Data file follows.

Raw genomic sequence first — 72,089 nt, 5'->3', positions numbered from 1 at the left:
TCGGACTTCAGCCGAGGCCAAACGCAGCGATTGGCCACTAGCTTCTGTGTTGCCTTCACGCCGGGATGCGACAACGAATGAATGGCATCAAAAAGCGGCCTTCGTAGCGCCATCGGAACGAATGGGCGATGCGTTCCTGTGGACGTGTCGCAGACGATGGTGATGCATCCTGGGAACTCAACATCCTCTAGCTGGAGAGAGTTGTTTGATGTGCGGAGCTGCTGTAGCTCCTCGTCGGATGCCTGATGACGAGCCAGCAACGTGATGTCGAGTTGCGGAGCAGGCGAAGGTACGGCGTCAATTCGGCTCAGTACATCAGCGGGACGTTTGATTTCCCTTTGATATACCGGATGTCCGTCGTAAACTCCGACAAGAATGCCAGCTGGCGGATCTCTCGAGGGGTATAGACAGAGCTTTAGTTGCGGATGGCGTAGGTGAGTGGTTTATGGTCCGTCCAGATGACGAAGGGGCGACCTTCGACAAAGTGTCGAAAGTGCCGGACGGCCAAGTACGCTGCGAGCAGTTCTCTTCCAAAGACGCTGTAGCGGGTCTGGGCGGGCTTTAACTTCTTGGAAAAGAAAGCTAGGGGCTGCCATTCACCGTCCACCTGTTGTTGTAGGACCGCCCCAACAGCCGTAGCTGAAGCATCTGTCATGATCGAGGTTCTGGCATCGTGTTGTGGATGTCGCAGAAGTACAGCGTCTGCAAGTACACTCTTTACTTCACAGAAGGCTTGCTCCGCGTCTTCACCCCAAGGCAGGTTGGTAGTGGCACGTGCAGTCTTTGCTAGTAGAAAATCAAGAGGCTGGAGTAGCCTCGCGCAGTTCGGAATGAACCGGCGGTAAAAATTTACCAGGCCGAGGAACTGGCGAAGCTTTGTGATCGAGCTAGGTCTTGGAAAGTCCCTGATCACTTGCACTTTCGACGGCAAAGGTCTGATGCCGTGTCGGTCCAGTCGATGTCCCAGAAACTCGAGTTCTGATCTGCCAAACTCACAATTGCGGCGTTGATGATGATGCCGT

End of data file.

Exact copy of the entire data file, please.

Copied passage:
Raw genomic sequence first — 72,089 nt, 5'->3', positions numbered from 1 at the left:
TCGGACTTCAGCCGAGGCCAAACGCAGCGATTGGCCACTAGCTTCTGTGTTGCCTTCACGCCGGGATGCGACAACGAATGAATGGCATCAAAAAGCGGCCTTCGTAGCGCCATCGGAACGAATGGGCGATGCGTTCCTGTGGACGTGTCGCAGACGATGGTGATGCATCCTGGGAACTCAACATCCTCTAGCTGGAGAGAGTTGTTTGATGTGCGGAGCTGCTGTAGCTCCTCGTCGGATGCCTGATGACGAGCCAGCAACGTGATGTCGAGTTGCGGAGCAGGCGAAGGTACGGCGTCAATTCGGCTCAGTACATCAGCGGGACGTTTGATTTCCCTTTGATATACCGGATGTCCGTCGTAAACTCCGACAAGAATGCCAGCTGGCGGATCTCTCGAGGGGTATAGACAGAGCTTTAGTTGCGGATGGCGTAGGTGAGTGGTTTATGGTCCGTCCAGATGACGAAGGGGCGACCTTCGACAAAGTGTCGAAAGTGCCGGACGGCCAAGTACGCTGCGAGCAGTTCTCTTCCAAAGACGCTGTAGCGGGTCTGGGCGGGCTTTAACTTCTTGGAAAAGAAAGCTAGGGGCTGCCATTCACCGTCCACCTGTTGTTGTAGGACCGCCCCAACAGCCGTAGCTGAAGCATCTGTCATGATCGAGGTTCTGGCATCGTGTTGTGGATGTCGCAGAAGTACAGCGTCTGCAAGTACACTCTTTACTTCACAGAAGGCTTGCTCCGCGTCTTCACCCCAAGGCAGGTTGGTAGTGGCACGTGCAGTCTTTGCTAGTAGAAAATCAAGAGGCTGGAGTAGCCTCGCGCAGTTCGGAATGAACCGGCGGTAAAAATTTACCAGGCCGAGGAACTGGCGAAGCTTTGTGATCGAGCTAGGTCTTGGAAAGTCCCTGATCACTTGCACTTTCGACGGCAAAGGTCTGATGCCGTGTCGGTCCAGTCGATGTCCCAGAAACTCGAGTTCTGATCTGCCAAACTCACAATTGCGGCGTTGATGATGATGCCGT